Sixth Form Study Afternoons and Study Days

Sixth Form Study Afternoons and Study Days provide an opportunity for AS and A-level students to study with a particular department and experience what teaching and learning at university is like.

Study Afternoons typically consist of three or four 30-40 minute talks by individual members of the academic staff, with a concluding 30-minute question-and-answer session. The talks can range from large lectures to group workshops, depending on the subject and programme. Study Days will involve morning and afternoon sessions along similar lines to the Study Afternoons.

Student, King Lear Study Afternoon: "It was inspiring to learn in a different environment and to have a whole afternoon just to focus upon the text."

sixth-form-afternoonProgramme for 2015-16

Autumn term

Spring term

  • Modern Languages Study Day: Language and Film (Date to be confirmed)
  • English Study Afternoon (Date and topic to be confirmed)

We would be particularly interested in hearing from teachers about the AS and A2 modules, including specific topics, themes and key texts, which they would like to see featured at our afternoons.  Please email Helen Murray, Student Experience Manager, if you would like to make a suggestion and if you would like to find out about reserving tickets for any of the events.

Further to feedback from schools, the opportunity to attend a campus tour will also be provided as part of the programme for Study Afternoons and Study Days.

For 2015-16, we are trialling making Study Afternoons and Study Days free to attend for both students and teachers.

Previous Sixth Form Study Afternoons

Previous study afternoons include:


  • Early Modern History: Renaissance, Reformation and Rebellion: Politics, Religion and Society in the Sixteenth and Seventeenth Centuries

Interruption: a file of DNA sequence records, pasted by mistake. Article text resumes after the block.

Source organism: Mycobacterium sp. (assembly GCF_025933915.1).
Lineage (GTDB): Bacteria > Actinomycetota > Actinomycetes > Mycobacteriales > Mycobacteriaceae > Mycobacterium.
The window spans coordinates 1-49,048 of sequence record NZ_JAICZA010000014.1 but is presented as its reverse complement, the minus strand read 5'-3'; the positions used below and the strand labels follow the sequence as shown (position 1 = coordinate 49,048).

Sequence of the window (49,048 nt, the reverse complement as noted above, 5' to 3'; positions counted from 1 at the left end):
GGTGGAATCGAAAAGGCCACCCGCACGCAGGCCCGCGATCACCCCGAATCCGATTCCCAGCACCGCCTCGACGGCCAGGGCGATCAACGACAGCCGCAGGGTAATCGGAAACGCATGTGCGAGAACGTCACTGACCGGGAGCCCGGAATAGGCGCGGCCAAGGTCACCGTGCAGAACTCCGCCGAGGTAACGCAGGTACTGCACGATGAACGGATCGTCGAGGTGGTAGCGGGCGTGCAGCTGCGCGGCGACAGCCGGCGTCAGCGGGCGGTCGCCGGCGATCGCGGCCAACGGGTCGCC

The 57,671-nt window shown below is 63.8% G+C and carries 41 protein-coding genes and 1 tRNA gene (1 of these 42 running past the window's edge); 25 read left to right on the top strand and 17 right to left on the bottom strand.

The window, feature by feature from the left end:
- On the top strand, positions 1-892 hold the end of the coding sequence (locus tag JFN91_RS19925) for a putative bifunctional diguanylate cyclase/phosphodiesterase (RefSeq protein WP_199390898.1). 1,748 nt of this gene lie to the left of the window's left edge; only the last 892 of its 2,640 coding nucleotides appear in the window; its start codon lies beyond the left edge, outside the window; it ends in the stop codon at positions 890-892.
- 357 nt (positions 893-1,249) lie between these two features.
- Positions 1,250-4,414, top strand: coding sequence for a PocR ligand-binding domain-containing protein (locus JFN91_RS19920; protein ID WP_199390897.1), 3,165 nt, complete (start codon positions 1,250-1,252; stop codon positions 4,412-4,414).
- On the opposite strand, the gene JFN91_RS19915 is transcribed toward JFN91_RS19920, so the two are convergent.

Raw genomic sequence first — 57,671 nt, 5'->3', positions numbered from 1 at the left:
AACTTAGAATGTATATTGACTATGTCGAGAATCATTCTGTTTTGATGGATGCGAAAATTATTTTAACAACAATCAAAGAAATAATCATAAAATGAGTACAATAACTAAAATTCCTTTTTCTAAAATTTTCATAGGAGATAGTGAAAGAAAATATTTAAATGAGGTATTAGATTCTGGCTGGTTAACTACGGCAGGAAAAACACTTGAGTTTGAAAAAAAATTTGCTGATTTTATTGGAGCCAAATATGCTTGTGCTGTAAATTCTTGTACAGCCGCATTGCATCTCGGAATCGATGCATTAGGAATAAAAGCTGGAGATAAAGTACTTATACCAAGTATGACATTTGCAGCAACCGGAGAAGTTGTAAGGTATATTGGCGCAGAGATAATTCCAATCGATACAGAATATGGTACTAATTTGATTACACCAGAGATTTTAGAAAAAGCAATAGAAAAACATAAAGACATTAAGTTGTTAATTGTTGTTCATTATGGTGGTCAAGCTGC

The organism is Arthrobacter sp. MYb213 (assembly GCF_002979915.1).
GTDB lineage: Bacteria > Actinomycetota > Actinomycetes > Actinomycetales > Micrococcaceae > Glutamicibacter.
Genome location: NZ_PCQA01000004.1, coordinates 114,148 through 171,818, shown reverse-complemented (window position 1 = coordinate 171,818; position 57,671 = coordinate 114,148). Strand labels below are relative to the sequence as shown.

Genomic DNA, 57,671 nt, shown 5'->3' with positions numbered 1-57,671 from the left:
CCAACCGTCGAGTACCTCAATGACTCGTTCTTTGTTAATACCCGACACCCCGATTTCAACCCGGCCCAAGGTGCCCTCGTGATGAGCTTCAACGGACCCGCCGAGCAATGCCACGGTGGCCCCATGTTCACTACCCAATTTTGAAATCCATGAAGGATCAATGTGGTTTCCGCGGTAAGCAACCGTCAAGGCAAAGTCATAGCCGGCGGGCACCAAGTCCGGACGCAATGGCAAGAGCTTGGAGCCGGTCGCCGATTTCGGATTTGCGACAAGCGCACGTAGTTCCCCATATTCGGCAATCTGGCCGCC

• English: Love Sacred and Profane in Renaissance English Literature: Othello, Doctor Faustus and the Poems of John Donne
  • English: Shakespeare’s King Lear
  • English, Drama and American and Canadian Studies: Girl Power? Language, Gender and Identity in The Wife of Bath’s Prologue and Tale, The Handmaid’s Tale and Top Girls
  • Modern Languages: Language and Film


  • Philosophy, Theology & Religion: God and Evil
  • History & American & Canadian Studies: Heroes and Heroines of the American Civil Rights Movement
  • English: Aspects of the Gothic
  • Modern Languages: Language and Film
  • Classics & Ancient History: Leisure in the Ancient World


  • Philosophy, Theology & Religion: God and Evil
  • Early Modern History: Reformation and Rebellion: Politics, Religion and Society in Sixteenth and Seventeenth Century Britain and Europe
  • English: World War I Literature, Language and Gender
  • Modern Languages: Language and Film

Teacher, History Study Afternoon "All the talks were engaging – good/appropriate length and range of topics for pupils and refreshing variety of lecturing techniques."

[image - Dr Kate Rumbold delivering a lecture on Shakespeare’s Othello for a study afternoon on Renaissance English Literature]